America and Iran step closer to the brink of war

America and Iran step closer to the brink of war

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  • January 21, 2024
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Iranian allies in Iraq and Syria have launched about 140 rocket and drone attacks against American troops since the start of the Gaza war. Perhaps the most severe came on January 20th, with a volley of “multiple ballistic missiles and rockets” fired at the Al Asad base in western Iraq, according to America’s Central Command. 

Reports say Patriot air-defence batteries intercepted most of them, but some hit the base, concussing or otherwise wounding an unknown number of Americans and Iraqis. Hitherto America has retaliated against local proxies. Mr Biden will now face growing pressure to take stronger action against Iran itself. It is a dilemma: do nothing and America looks weak; retaliate and the president risks a new war in an election year.

In Yemen, meanwhile, America launched its seventh raid on a different Iranian ally, the Houthi militia that runs much of the country, in an attempt to stem its missile shots at ships passing the Bab al-Mandab strait.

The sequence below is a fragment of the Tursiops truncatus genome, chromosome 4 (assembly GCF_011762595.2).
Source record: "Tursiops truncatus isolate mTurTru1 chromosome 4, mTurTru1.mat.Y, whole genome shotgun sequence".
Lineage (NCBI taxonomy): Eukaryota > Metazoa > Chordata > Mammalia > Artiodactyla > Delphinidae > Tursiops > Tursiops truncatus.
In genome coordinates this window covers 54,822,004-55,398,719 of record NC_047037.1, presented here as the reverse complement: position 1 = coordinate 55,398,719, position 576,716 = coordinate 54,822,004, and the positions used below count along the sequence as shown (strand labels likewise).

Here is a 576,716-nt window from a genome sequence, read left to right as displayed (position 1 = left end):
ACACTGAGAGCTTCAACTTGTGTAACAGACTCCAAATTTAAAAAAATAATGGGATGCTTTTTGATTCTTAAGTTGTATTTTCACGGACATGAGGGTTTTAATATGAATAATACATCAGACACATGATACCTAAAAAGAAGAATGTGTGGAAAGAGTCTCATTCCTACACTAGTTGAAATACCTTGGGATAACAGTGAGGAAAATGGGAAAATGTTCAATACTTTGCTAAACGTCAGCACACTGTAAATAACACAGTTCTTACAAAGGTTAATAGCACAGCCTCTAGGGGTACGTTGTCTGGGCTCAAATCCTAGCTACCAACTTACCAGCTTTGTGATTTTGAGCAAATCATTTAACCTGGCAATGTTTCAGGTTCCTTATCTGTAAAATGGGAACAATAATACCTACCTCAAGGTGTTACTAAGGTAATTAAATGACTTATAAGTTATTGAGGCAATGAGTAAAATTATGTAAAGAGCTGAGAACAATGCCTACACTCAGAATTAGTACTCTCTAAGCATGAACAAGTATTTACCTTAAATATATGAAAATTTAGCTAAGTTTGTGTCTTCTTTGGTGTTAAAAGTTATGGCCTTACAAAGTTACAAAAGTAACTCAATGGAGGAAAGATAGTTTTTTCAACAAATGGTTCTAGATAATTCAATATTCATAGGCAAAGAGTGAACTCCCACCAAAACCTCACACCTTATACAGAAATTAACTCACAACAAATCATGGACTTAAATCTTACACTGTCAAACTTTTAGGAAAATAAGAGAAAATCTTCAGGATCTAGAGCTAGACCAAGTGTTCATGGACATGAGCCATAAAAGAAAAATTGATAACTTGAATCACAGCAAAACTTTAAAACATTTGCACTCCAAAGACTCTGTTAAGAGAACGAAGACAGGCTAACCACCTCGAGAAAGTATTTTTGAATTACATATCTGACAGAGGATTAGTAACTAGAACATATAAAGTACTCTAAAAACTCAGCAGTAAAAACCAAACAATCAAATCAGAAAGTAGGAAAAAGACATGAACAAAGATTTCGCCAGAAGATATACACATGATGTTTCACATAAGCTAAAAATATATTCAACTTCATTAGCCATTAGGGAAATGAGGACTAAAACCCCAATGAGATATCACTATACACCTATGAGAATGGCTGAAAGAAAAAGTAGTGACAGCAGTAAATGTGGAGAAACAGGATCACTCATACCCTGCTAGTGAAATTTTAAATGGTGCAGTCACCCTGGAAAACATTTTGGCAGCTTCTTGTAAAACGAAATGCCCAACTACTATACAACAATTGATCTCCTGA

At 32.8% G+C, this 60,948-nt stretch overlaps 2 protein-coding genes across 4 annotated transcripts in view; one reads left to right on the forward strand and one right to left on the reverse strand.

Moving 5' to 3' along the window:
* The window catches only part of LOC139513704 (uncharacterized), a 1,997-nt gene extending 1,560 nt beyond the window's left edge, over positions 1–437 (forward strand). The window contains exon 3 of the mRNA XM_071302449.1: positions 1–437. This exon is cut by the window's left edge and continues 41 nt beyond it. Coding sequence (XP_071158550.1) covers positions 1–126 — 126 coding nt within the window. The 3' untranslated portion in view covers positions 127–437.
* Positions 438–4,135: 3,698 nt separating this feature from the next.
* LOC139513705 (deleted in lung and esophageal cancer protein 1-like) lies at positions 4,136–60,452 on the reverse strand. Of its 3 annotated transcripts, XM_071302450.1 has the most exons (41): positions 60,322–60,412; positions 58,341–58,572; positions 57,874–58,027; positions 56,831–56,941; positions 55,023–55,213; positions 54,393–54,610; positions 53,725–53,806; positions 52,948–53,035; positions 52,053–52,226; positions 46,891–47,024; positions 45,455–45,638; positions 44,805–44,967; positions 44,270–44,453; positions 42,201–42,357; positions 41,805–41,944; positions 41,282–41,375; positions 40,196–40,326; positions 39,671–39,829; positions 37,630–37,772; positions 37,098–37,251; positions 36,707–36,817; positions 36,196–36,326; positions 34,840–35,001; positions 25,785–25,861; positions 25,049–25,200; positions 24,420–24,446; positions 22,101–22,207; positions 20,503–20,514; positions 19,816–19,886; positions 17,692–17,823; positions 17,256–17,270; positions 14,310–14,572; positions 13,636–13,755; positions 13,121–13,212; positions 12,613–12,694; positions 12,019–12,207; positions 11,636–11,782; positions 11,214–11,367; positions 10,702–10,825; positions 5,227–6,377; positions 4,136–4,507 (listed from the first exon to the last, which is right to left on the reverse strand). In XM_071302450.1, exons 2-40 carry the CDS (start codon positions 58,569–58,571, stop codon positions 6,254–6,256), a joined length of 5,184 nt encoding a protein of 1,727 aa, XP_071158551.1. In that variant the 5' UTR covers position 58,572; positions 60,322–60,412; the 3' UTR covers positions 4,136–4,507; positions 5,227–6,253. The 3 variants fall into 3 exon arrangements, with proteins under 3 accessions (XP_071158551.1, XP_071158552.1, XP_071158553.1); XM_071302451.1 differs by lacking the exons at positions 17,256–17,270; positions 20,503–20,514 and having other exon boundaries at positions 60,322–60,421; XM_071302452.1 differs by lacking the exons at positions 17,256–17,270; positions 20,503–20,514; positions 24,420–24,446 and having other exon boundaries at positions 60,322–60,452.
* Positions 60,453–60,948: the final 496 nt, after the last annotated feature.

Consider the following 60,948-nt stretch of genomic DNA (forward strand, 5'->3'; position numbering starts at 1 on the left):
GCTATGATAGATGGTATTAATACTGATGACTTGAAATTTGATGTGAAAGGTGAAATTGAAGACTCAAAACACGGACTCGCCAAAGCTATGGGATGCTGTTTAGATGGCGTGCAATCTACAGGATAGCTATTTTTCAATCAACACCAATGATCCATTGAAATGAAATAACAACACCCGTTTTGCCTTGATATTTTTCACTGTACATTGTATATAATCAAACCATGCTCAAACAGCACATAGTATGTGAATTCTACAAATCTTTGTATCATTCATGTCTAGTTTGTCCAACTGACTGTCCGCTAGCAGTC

The Houthis claim to be acting in support of Palestinians, against ships sailing to Israel or Western warships. But their targeting is haphazard, despite reports that it is receiving help from members of Iran’s Islamic Revolutionary Guard Corps (IRGC), the clerical regime’s praetorian guard, to identify ships and operate weapons.

Mr Biden himself admits that America’s strikes will not stop the Houthis. Yet the Washington Post reports that the Biden administration is drafting plans for a “sustained military campaign” in Yemen despite the misgivings of some officials.

In Lebanon, meanwhile, Iran’s oldest and most powerful regional ally, Hizbullah, a Shia militia and political party, has regularly been exchanging fire with Israeli forces. It has expressed support for Hamas, but has not thrown itself into a war against Israel. 

The Biden administration helped dissuade Israel from launching a pre-emptive assault against Hizbullah immediately after the October 7th attacks. But Israel is threatening action in Lebanon if diplomacy fails to convince Hizbullah forces to stop shooting and move away from the border region.